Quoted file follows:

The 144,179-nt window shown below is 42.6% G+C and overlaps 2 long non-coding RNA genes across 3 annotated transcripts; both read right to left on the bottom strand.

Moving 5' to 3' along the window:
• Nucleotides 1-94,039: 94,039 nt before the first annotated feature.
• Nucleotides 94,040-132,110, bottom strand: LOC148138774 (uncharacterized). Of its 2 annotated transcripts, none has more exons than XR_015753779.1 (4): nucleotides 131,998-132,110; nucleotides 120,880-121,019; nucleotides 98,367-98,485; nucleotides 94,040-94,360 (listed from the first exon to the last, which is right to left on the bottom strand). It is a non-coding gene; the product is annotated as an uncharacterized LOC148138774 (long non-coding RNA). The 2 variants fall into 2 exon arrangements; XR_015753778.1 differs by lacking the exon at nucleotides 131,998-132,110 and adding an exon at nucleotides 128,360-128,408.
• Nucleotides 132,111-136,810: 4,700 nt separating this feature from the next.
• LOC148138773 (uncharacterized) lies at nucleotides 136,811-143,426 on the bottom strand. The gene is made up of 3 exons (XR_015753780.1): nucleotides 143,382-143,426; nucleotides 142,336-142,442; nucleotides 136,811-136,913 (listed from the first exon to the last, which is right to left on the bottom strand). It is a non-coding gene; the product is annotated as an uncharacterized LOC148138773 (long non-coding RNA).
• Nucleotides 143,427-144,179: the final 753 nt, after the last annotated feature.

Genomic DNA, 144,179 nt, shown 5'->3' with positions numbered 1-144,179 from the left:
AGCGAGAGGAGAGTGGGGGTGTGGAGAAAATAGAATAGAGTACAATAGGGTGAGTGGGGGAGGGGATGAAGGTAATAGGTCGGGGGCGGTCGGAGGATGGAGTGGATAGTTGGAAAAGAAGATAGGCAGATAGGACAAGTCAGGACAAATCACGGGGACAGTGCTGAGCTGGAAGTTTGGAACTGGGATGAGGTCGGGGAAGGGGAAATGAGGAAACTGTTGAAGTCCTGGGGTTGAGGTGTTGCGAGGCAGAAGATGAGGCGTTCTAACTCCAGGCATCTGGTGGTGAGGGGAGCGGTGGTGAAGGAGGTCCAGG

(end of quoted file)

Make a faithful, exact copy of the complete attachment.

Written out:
The 144,179-nt window shown below is 42.6% G+C and overlaps 2 long non-coding RNA genes across 3 annotated transcripts; both read right to left on the bottom strand.

Moving 5' to 3' along the window:
• Nucleotides 1-94,039: 94,039 nt before the first annotated feature.
• Nucleotides 94,040-132,110, bottom strand: LOC148138774 (uncharacterized). Of its 2 annotated transcripts, none has more exons than XR_015753779.1 (4): nucleotides 131,998-132,110; nucleotides 120,880-121,019; nucleotides 98,367-98,485; nucleotides 94,040-94,360 (listed from the first exon to the last, which is right to left on the bottom strand). It is a non-coding gene; the product is annotated as an uncharacterized LOC148138774 (long non-coding RNA). The 2 variants fall into 2 exon arrangements; XR_015753778.1 differs by lacking the exon at nucleotides 131,998-132,110 and adding an exon at nucleotides 128,360-128,408.
• Nucleotides 132,111-136,810: 4,700 nt separating this feature from the next.
• LOC148138773 (uncharacterized) lies at nucleotides 136,811-143,426 on the bottom strand. The gene is made up of 3 exons (XR_015753780.1): nucleotides 143,382-143,426; nucleotides 142,336-142,442; nucleotides 136,811-136,913 (listed from the first exon to the last, which is right to left on the bottom strand). It is a non-coding gene; the product is annotated as an uncharacterized LOC148138773 (long non-coding RNA).
• Nucleotides 143,427-144,179: the final 753 nt, after the last annotated feature.

Genomic DNA, 144,179 nt, shown 5'->3' with positions numbered 1-144,179 from the left:
AGCGAGAGGAGAGTGGGGGTGTGGAGAAAATAGAATAGAGTACAATAGGGTGAGTGGGGGAGGGGATGAAGGTAATAGGTCGGGGGCGGTCGGAGGATGGAGTGGATAGTTGGAAAAGAAGATAGGCAGATAGGACAAGTCAGGACAAATCACGGGGACAGTGCTGAGCTGGAAGTTTGGAACTGGGATGAGGTCGGGGAAGGGGAAATGAGGAAACTGTTGAAGTCCTGGGGTTGAGGTGTTGCGAGGCAGAAGATGAGGCGTTCTAACTCCAGGCATCTGGTGGTGAGGGGAGCGGTGGTGAAGGAGGTCCAGG